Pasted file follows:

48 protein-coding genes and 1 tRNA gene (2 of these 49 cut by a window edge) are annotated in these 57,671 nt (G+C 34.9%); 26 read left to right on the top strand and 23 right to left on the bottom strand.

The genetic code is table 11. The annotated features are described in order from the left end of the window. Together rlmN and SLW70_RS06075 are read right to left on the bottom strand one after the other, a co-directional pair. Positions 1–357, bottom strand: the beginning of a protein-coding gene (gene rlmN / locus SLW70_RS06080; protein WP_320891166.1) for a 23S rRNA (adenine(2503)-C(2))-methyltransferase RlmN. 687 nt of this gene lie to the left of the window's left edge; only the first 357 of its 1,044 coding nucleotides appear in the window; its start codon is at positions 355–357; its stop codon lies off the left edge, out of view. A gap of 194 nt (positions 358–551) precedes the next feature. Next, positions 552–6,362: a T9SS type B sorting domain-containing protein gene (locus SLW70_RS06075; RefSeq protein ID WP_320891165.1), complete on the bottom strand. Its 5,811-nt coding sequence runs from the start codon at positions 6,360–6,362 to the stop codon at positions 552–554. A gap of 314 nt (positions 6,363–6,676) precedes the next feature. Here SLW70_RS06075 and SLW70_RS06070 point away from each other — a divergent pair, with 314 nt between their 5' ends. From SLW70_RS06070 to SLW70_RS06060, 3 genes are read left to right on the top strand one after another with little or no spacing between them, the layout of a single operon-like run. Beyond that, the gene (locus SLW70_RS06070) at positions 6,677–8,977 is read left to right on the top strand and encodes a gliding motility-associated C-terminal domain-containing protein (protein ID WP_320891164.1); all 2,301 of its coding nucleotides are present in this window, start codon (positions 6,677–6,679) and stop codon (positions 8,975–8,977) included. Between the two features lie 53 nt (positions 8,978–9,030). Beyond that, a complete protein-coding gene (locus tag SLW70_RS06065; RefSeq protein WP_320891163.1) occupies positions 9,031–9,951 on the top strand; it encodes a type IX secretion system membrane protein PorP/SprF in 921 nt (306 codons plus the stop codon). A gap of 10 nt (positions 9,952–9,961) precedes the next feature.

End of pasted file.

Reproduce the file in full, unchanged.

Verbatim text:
48 protein-coding genes and 1 tRNA gene (2 of these 49 cut by a window edge) are annotated in these 57,671 nt (G+C 34.9%); 26 read left to right on the top strand and 23 right to left on the bottom strand.

The genetic code is table 11. The annotated features are described in order from the left end of the window. Together rlmN and SLW70_RS06075 are read right to left on the bottom strand one after the other, a co-directional pair. Positions 1–357, bottom strand: the beginning of a protein-coding gene (gene rlmN / locus SLW70_RS06080; protein WP_320891166.1) for a 23S rRNA (adenine(2503)-C(2))-methyltransferase RlmN. 687 nt of this gene lie to the left of the window's left edge; only the first 357 of its 1,044 coding nucleotides appear in the window; its start codon is at positions 355–357; its stop codon lies off the left edge, out of view. A gap of 194 nt (positions 358–551) precedes the next feature. Next, positions 552–6,362: a T9SS type B sorting domain-containing protein gene (locus SLW70_RS06075; RefSeq protein ID WP_320891165.1), complete on the bottom strand. Its 5,811-nt coding sequence runs from the start codon at positions 6,360–6,362 to the stop codon at positions 552–554. A gap of 314 nt (positions 6,363–6,676) precedes the next feature. Here SLW70_RS06075 and SLW70_RS06070 point away from each other — a divergent pair, with 314 nt between their 5' ends. From SLW70_RS06070 to SLW70_RS06060, 3 genes are read left to right on the top strand one after another with little or no spacing between them, the layout of a single operon-like run. Beyond that, the gene (locus SLW70_RS06070) at positions 6,677–8,977 is read left to right on the top strand and encodes a gliding motility-associated C-terminal domain-containing protein (protein ID WP_320891164.1); all 2,301 of its coding nucleotides are present in this window, start codon (positions 6,677–6,679) and stop codon (positions 8,975–8,977) included. Between the two features lie 53 nt (positions 8,978–9,030). Beyond that, a complete protein-coding gene (locus tag SLW70_RS06065; RefSeq protein WP_320891163.1) occupies positions 9,031–9,951 on the top strand; it encodes a type IX secretion system membrane protein PorP/SprF in 921 nt (306 codons plus the stop codon). A gap of 10 nt (positions 9,952–9,961) precedes the next feature.